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19 Sep 2009 06:00
Micro-lenders insist that they are only lending money that customers can afford to repay, yet how can a woman with a monthly take-home pay of roughly R8 000 have debt repayments of R6186 a month, of which R4819 (60%) goes to two of South Africa’s largest micro-lenders—Real People Investment Holdings and African Bank?
Profile of a debt trap
This particular client has a history of struggling to manage her debts. MsK (name withheld) has six judgments against her for a total of R26 000.
Since 2006, when the National Credit Act (NCA) was introduced, she has taken on a further R48 850 in short-term debt—95% with micro-lenders.
In 2007 MsK borrowed R15 000 from Real People to settle her outstanding debts with Capitec and Absa. The interest rates from Real People were preferable to the existing debt, so the consolidation made sense, but it was not long before she fell behind on her payments.
In May 2008 she took out a R6 000 loan and, although this was a 12-month loan, in December 2008 Real People issued a further two loans, R7 000 (12months) and R2 500 (sixmonths), part of which was used to settle previous loans, providing her with an extra R4 200 credit.
As the new loan did not incur any initiation fees and, as interest rates had fallen, she benefited from the transaction. But Ms K was in arrears on her new loans by the second month.
While borrowing from Real People, MsK went to African Bank, which provided her with a R7 000 loan in September 2008. In December 2008 she received a further loan of R4 500.
By February 2009 MsK missed her first loan payment, and by this stage was falling behind on all her loans. Yet despite this obvious debt problem, three months later, in May 2009, African Bank gave her a further loan of R6 000 and a credit card for R2 500.
At the time of issuing these loans MsK was behind on payments on all her loans and had R48 774 of debt, with repayments of R5166 or 65% of her take-home salary.
Capitec and John Craig issued further credit in May and June. Combined with the new African Bank loans, MsK now spends 76% of her salary on debt repayments.
Although the lenders have told the Mail & Guardian that the loans were based on affordability, the debt rehabilitation company she contacted in desperation says it will be virtually impossible for her ever to get out of this debt trap. It is unlikely that a court will allow her to declare herself insolvent, as she has limited assets.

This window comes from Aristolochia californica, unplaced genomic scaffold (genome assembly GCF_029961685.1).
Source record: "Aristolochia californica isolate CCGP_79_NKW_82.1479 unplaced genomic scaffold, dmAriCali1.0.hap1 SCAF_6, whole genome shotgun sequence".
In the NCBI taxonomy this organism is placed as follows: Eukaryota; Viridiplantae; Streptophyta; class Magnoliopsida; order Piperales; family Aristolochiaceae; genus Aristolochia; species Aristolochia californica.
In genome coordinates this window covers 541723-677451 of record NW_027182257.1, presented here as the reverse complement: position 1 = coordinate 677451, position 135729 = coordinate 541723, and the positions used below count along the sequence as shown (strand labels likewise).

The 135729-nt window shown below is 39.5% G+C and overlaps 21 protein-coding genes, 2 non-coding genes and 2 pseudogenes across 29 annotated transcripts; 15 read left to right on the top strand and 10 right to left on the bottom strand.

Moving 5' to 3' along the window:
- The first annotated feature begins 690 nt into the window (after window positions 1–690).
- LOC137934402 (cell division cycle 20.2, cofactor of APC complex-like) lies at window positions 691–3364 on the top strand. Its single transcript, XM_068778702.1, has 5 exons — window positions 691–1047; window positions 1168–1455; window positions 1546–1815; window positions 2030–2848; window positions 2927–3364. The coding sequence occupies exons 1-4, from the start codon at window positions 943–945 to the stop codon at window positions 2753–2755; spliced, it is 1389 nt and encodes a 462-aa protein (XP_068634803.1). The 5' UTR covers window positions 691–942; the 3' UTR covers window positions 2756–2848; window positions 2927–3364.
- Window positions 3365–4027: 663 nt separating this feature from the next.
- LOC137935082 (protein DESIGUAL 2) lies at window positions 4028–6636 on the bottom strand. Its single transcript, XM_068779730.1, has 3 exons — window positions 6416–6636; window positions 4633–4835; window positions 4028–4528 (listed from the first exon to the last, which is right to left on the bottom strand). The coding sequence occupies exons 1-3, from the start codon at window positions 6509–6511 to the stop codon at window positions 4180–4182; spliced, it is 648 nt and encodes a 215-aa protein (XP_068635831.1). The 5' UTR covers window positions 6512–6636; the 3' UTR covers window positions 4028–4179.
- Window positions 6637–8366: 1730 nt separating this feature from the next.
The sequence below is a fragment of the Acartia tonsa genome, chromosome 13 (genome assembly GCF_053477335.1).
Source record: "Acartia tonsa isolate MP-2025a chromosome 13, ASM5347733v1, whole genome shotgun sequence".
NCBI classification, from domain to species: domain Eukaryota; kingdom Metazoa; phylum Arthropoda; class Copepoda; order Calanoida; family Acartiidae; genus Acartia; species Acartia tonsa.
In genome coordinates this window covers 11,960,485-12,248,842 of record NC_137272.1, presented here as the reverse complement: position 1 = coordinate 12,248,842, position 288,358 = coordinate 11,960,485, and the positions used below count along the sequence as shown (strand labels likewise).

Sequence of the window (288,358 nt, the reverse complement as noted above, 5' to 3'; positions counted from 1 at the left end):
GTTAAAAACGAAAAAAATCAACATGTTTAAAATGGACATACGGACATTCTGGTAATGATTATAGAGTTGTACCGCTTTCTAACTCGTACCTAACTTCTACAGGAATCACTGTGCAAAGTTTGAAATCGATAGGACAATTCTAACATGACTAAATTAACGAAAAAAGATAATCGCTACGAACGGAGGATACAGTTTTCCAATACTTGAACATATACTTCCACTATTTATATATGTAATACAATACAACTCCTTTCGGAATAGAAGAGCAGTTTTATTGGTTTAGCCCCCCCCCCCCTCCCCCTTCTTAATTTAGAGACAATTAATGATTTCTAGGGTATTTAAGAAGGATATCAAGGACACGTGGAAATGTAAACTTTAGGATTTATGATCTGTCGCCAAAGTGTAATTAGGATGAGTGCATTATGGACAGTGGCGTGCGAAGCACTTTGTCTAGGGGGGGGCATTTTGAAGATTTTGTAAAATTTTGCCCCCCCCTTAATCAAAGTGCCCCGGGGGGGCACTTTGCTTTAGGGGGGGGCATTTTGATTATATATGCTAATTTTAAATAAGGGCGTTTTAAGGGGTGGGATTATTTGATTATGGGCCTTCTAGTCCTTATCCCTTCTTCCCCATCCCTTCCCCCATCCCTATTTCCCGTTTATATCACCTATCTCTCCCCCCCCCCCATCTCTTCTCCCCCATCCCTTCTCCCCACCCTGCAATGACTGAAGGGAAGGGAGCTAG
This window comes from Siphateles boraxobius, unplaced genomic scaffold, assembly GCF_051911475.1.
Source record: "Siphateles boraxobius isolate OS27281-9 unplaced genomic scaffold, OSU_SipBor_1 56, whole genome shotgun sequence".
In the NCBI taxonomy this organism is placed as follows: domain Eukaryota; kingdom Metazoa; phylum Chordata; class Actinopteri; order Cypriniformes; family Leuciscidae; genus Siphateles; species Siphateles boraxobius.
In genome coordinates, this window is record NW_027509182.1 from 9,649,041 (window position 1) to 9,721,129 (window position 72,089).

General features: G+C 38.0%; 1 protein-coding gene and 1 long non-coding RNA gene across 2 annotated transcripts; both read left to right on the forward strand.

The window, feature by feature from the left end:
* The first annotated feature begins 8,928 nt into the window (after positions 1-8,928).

For all the promise of the NCA, you cannot be protected against yourself. The Act has not stopped micro-lenders from lending to over-indebted people.
This is clearly a woman in dire financial straits who will do anything to access further loans. According to African Bank, it refused her request for a further loan in July.
But desperate people find ways around the system. Both lenders told the M&G that MsK understated her monthly expenses when applying for her loans. She also applied for loans from both lenders on the same day in December so that they could not gauge the full extent of her debt through her credit record.
But this does not explain why African Bank, Capitec and John Craig issued her further loans when her credit record and bank statements would have clearly shown that she could not afford to take on more debt.
In response to questions, African Bank said the further loans were granted because her payment profile suggested she had overcome a cash flow obstacle and with the new credit, her total debt to net income ratio was 72% (this is in line with the national average).
“On the basis of positive historic payment behaviour and recognising the overcoming of the cash-flow obstacle, further credit was granted”.
In its response the bank did not mention MsK’s debt-servicing costs as a percentage of income. In light of MsK’s issues being raised, African Bank has subsequently requested that the client contact its consumer advocacy office to assist her.
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